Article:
Seven years. I didn’t understand why seven instead of six or eight–or four hundred. All I knew was that I had worked hard on LIGHTNING (not my original and preferred title, but that’s another story) and that even though it was a very different book from those I’d done previously, I believed it would please readers who enjoyed WATCHERS. I insisted that it be published after WATCHERS, and this insistence led to an exhausting and depressing four-month wrangle with the publisher before at last my point of view prevailed.
In addition to all the aforementioned aspects of the novel that displeased my publisher and therefore also greatly dismayed my agent, there was one other “flaw” that at times seemed to be the one that most concerned them: LIGHTNING did not include a dog as one of the major characters. You, being an innocent reader searching patiently for fresh storytelling with unexpected qualities, will not understand why CPW would insist that lacking a dog in a lead role, a novel must inevitably fail. You might point to GONE WITH THE WIND and ask me to remind you which of its colorful cast was a canine, and I could say only that Scarlett O’Hara, while not a dog, was something of a bitch.
You might observe that Dostoevsky, Dickens, Hemingway, and Jackie Collins wrote numerous bestselling books without including dogs as major characters, and I could not argue. With some success, my novel WATCHERS included a dog as one of its three lead characters, however, and my publisher felt strongly that I should henceforth incorporate this element in each of my stories. I didn’t write cop novels, doctor novels, or lawyer novels, but I was advised to write dog novels if I were to have any hope of a continuing career as a bestseller.
LIGHTNING was published without enthusiasm–and at once became my biggest success to date. Frequently during LIGHTNING’s run on the bestseller lists, booksellers and wholesalers were out of stock and could not fill reader demand until one reprinting or another dribbled into stores. I followed LIGHTNING with MIDNIGHT (not my original or preferred title, but that is another story), in which a dog played a secondary role. CPW held that this book was too different from LIGHTNING to be a success, but it included a dog in a secondary role, which pleased my publisher, and it became my first #1 bestseller in hardcover. In my next book, THE BAD PLACE (not my original or preferred title, but that’s another story), I brought a dog into the story again–but on the last page. This little inside joke was noted but not appreciated by my publisher.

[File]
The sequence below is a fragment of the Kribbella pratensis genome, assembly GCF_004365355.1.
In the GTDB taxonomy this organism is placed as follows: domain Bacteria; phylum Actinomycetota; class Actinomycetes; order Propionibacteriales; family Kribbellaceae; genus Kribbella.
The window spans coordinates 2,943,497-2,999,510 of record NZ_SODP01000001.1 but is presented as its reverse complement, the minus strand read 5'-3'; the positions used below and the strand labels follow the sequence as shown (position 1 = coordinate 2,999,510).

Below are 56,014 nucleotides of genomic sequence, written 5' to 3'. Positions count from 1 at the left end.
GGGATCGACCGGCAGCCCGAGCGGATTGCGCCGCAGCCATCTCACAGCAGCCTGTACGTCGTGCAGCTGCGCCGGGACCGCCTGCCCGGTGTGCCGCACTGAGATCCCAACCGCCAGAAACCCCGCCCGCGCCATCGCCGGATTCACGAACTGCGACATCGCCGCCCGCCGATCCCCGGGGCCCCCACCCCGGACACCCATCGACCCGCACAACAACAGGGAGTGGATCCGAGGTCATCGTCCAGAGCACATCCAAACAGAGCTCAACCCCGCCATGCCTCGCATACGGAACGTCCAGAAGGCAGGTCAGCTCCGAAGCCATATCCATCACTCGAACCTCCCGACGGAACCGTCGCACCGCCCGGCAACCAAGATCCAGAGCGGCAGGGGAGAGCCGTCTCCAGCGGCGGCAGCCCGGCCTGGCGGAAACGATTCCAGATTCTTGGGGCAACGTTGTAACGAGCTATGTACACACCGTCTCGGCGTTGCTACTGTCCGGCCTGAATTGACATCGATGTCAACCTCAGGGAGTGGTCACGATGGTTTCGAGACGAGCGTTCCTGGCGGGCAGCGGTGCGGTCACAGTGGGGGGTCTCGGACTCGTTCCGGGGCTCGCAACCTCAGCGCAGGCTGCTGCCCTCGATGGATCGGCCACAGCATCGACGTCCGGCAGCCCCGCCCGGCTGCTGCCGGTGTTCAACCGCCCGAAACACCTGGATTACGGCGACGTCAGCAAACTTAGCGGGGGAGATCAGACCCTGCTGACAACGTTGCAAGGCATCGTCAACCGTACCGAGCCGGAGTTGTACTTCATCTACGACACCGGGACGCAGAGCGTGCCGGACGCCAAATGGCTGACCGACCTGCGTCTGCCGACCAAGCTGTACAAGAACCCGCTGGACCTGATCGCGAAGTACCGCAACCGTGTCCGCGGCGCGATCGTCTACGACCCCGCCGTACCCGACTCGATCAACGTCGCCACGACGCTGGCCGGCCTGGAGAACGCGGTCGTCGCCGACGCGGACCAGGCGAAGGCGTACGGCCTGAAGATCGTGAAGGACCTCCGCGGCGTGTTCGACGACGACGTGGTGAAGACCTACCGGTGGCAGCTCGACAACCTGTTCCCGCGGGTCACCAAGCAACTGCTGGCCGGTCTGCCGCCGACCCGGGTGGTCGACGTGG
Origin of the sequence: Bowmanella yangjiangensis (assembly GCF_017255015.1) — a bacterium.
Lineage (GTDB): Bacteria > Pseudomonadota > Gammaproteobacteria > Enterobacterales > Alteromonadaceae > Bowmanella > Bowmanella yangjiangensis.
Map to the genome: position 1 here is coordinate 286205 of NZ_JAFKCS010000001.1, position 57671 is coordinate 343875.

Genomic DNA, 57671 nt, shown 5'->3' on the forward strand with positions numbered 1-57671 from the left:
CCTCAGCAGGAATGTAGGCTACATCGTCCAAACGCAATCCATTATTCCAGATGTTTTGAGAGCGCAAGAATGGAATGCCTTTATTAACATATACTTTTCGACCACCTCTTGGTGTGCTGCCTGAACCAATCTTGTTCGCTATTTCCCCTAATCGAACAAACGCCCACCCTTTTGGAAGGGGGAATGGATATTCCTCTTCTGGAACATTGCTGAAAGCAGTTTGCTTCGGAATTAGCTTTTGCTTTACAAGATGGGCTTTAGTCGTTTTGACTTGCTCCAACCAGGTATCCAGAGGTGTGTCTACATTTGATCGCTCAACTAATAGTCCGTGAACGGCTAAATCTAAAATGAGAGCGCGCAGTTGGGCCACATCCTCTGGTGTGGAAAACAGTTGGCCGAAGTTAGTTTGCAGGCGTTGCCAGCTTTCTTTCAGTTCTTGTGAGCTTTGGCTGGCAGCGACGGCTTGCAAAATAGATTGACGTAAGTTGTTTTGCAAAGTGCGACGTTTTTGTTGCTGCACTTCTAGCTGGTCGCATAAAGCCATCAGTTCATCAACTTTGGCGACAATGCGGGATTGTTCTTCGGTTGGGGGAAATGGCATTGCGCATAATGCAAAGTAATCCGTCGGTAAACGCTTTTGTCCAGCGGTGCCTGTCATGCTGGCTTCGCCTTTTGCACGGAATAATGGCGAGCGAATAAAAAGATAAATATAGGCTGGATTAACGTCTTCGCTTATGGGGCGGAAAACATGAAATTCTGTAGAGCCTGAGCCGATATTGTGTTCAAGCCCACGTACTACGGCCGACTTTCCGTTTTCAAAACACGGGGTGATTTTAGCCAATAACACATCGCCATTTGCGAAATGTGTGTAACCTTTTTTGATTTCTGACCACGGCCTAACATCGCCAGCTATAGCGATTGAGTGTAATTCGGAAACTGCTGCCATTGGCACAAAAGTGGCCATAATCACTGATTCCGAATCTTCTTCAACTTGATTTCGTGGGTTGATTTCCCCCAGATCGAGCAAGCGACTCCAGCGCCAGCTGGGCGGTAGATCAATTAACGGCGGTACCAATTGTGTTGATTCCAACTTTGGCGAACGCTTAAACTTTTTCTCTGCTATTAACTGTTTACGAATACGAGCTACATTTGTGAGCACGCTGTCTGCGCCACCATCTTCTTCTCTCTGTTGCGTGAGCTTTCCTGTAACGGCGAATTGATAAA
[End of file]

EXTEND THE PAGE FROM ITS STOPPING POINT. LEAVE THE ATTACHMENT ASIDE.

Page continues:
Although I greatly enjoy writing about dogs and, in the judgment of some critics, have a knack for it, and though I would have enjoyed including them in certain subsequent books, I featured four-footed furries only in secondary roles and only in two of my next seven novels. When it suits me, I can be as stubborn and as temperamental as anyone, and if you try to make an umbrella stand out of one of my feet, you’re in for one hell of a fight.
To date, the four of my books that generated the most reader mail on publication are also the four that continue to bring the most mail year after year: WATCHERS, FEAR NOTHING (and its sequel SEIZE THE NIGHT), FROM THE CORNER OF HIS EYE, and LIGHTNING. If I had accepted the common publishing wisdom that readers are sheep who prefer to graze on the same flavor of grass, I would have written far different novels from those I delivered. Had I written those stories instead of what I chose to write, sales of my books might not now be nearly 300 million copies worldwide–and without doubt, I would not have been as happy at the keyboard as I have been these many years.
Readers are not sheep. They are wolves, filled with curiosity, adventurous, always hungry for a tasty treat with at least a little substance to it. The readers I know and love, the kind of readers to whom I owe my career, are more likely to say “woof” than “baa,” and not just because I sometimes write stories with dogs in them. Thank God you’re out there. If my writing career had failed, I would have made a lousy plumber; if I’d taken up carpentry, I’d now have six instead of ten fingers, and everyone would call me “Stubs.”